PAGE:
Many of you are probably not aware that our Catholic Worker farm is co-owned by Father John Gribowich. Father John is a former student of ours from back in the day when we worked at DeSales University. To make a long story short John became a kind of adoptive son to us and has been an integral part of our family for the past twenty years. After many years of discernment, and several different academic degrees later (theology, library science, art history,) he finally became a priest for the diocese of Brooklyn. It was John who first gave me my deep love for the vision of Dorothy Day and Peter Maurin. I had known about them, of course, but it was John’s passion for their mission that really began to catch hold within me like a good infection. We could not have started our farm without him and his witness to the Catholic Worker vision was integral to our understanding of what we were committed to doing.
But now it is with bittersweet joy that I announce that, as of yesterday, Father John is now Father Philip Neri, a postulant at the Abbey of the Genesee in New York. If you would like to know more about Father Philip’s spiritual discernment you can read about it in a guest blog he wrote for this site some months back. You can access it here. I also wrote a post on the Abbey of the Genesee which you can access here.
We will miss him terribly. As will his hundreds of friends. John is what you might call a “character” and I mean that in a good way. Full of humor and bigger than life, he has an outsized personality that can charm even the most irascible of souls and turn them into friends. He is one of those kinds of people who can talk to anyone about anything and make you feel as if you are the only person in the room. I cannot count the number of nights my wife and I have spent with him drinking Guinness and bourbon around our fire ring, or in our living room listening to his vast collection of vinyl records as we solved all of the world’s problems with invective, curses, tears, and laughter. We never take ourselves seriously enough to think that we are actually right about anything, but in the process is the joy. John is also the kind of guy who would literally give you the shirt off of his back and his shoes as well. Indeed, his major vice is his pathological inability to say no to anyone in need. All of his friends just refer to him, with deep affection and love, as “Grib.” Not “Father Grib.” Just Grib.
I would be remiss if I did not also mention that Grib is an accomplished musician, especially on the guitar, and he has a deep love for the poetic music of Bob Dylan, as well as my favorite, Leonard Cohen. A night with Grib was never complete unless we listened to some Dylan and/or sang along as he played some Dylan tunes on his guitar. Oh… and he loves Buffalo Wings with an almost idolatrous passion. But he can get away with that and still keep his lean frame since he is also a devoted runner, which to me is a form of masochism (I haven’t run since the third grade.)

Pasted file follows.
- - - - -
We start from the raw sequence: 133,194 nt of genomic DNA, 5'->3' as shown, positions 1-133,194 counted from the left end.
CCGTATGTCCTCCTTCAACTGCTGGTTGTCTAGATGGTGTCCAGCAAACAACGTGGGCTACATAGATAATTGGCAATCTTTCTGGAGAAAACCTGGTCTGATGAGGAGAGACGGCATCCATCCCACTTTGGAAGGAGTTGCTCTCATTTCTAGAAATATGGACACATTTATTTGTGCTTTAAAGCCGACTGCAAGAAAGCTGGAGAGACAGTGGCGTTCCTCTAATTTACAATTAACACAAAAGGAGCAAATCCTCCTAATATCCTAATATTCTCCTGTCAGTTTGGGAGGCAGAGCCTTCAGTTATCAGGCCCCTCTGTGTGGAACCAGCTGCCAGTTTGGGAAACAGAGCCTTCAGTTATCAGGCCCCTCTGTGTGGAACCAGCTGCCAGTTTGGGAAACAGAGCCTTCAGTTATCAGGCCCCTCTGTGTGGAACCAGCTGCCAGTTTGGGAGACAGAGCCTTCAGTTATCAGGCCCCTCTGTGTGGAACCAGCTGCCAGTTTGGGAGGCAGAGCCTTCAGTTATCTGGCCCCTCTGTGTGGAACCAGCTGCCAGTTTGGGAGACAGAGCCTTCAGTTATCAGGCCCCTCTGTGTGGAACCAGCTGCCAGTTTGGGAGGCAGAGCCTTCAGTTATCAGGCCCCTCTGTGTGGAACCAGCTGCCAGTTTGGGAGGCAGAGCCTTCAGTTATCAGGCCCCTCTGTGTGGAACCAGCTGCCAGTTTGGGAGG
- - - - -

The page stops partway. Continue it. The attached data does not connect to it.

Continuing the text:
I am tearing up as I write these words because his departure to the monastery, though an occasion of great pride and joy, and a move I support, is like a dagger to my heart. He is the dearest friend I have ever had and his physical absence will never lose its pain. Nevertheless, his new vocation is one where he will actually be present to us on a deeper level, and I do not mean that in any pietistical way, but in a robust way as one who will now be present to us in the Spirit. I am also consoled by the realization that this is most certainly a response to God’s call and his new vocation as a monk will fulfill his desire for a more intimate walk with Christ.
The photo above is a picture of Father John saying Mass in our small farm chapel a few years back. When he would visit the farm he would always say Mass for us. That was a priority. And having him say Mass on the farm was always a special moment of grace. He celebrated Mass for us one last time at the farm, in the small chapel he helped create, on this past Tuesday, the day before leaving. He prayed with such reverence, and I was moved so deeply, that I could not help but be struck by the lie that the Novus Ordo liturgy cannot inspire. The quiet and spartan simplicity of the Novus Ordo Mass, so reviled by its critics, is actually its greatest strength. And on Tuesday, that simplicity was an icon of the unornamented simplicity of Christ.
I would ask all of my readers to pause for a moment and to offer a prayer for Father Philip Neri as he embarks on his new monastic vocation. And perhaps a prayer as well for my wife and me as we adjust to life without Father John’s physical presence.
Godspeed Father. Godspeed Grib.
Dorothy Day, pray for us.